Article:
We are performing upgrades to our application, including transitioning from Windows 7 to Windows 10 and from Visual Studio 2012 to Visual Studio 2017. Despite the high complexity of the solutions, the process has been going smoothly with the exception of one project.
The process dies and in the event log I can find this:
Faulting application name: MyProcess.exe, version: 126.96.36.199, time stamp: 0x5c418d86 Faulting module name: ucrtbase.dll, version: 10.0.10240.16384, time stamp: 0x559f3aa5 Exception code: 0xc0000409 Fault offset: 0x0007d84b Faulting process id: 0xcdc Faulting application start time: 0x01d4b19831ce98cd Faulting application path: C:\PathToMyProcess\MyProcess.exe Faulting module path: C:\Windows\SYSTEM32\ucrtbase.dll Report Id: 3071cc19-1a57-4828-9721-275a2d3cf164 Faulting package full name: Faulting package-relative application ID:
The issue is that the process crashes and in the event log, it is shown that it works on a computer with Visual Studio 2017 installed, but not on one without. I have tried installing various components, such as .NET desktop development, Desktop development with C++, Visual C++ MFC for x86 and x64 and Windows 10 SDK 10.0.17134, but to no avail.
Look the screenshot:
I have also attempted to install redistributable versions of various versions, but the problem persists. I am unsure of what is missing and what is not included by default in Windows and Microsoft Visual C++ Redistributable for Visual Studio 2017.
Upgrading an application can be a daunting task, especially when transitioning from one operating system to another and from one version of Visual Studio to another. However, the process can be made easier by following best practices and using proper tools. Unfortunately, even with the best practices, issues can arise, such as the one we are facing with the ucrtbase.dll.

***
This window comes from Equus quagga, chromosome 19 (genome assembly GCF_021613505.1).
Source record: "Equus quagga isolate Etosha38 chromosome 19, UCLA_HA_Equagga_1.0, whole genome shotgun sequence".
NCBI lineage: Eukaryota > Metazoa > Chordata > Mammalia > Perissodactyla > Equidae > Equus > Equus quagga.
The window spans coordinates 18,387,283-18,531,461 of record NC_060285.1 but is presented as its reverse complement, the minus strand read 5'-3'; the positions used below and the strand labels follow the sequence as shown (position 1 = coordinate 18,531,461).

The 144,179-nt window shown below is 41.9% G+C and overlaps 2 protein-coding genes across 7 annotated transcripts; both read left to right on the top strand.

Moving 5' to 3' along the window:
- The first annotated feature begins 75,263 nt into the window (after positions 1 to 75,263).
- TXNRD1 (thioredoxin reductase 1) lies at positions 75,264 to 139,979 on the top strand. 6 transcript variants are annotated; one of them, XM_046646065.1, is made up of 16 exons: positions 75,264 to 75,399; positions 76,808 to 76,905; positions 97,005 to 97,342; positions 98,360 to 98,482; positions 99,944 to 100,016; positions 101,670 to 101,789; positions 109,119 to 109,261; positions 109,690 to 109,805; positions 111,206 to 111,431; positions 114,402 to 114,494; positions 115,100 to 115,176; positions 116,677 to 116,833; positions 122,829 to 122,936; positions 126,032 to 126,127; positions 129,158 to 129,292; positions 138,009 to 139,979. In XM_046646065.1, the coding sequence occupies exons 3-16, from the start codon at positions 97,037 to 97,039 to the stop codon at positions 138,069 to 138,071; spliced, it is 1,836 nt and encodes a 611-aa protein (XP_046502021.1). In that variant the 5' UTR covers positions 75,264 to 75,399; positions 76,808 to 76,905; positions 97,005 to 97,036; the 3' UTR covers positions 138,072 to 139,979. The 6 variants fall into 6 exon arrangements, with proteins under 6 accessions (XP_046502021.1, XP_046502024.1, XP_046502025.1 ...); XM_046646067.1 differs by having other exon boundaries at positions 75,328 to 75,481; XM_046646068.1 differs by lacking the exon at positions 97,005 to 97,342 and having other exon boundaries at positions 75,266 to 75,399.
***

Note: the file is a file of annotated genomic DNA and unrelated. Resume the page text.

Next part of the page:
In this blog post, we will explore the ucrtbase.dll issue, why it occurs, and how to fix it. We will also explore the steps we took to troubleshoot the issue and the tools we used.
What is ucrtbase.dll?
ucrtbase.dll is a system file that belongs to the Microsoft Visual C++ Redistributable for Visual Studio 2015-2019. This file is a part of the Universal C Runtime, which is a set of libraries that provide low-level functionality to Windows programs.
The ucrtbase.dll file contains functions for memory management, string manipulation, and other low-level operations that are used by many Windows programs, including our application.
Why does the ucrtbase.dll issue occur?
The ucrtbase.dll issue occurs when the file is missing or corrupted. This can happen due to several reasons, such as:
- Missing or corrupted system files
- Missing or corrupted Visual C++ Redistributable for Visual Studio 2015-2019
- Wrong version of the Visual C++ Redistributable for Visual Studio 2015-2019
- Conflicts with other applications or software
How to fix the ucrtbase.dll issue?
To fix the ucrtbase.dll issue, we need to follow a set of steps:
Step 1: Check for missing or corrupted system files
The first step is to check for missing or corrupted system files. We can use the System File Checker (SFC) tool to scan and repair missing or corrupted system files. To use the SFC tool, follow these steps:
- Open Command Prompt as an administrator
- Type the following command and press Enter:
- Wait for the scan to complete
- If the SFC tool finds any missing or corrupted files, it will replace them automatically
- Restart the computer
Step 2: Check for missing or corrupted Visual C++ Redistributable
The second step is to check for missing or corrupted Visual C++ Redistributable for Visual Studio 2015-2019. We can use the Visual C++ Redistributable installation tool to repair or reinstall the redistributable. To use the installation tool, follow these steps:
- Go to the Microsoft Visual C++ Redistributable download page
- Download the latest version of the Visual C++ Redistributable for Visual Studio 2015-2019
- Run the installation file
- Select the Repair option to repair the existing installation or the Install option to install a new copy
- Follow the on-screen instructions
- Restart the computer
Step 3: Check for the correct version of the Visual C++ Redistributable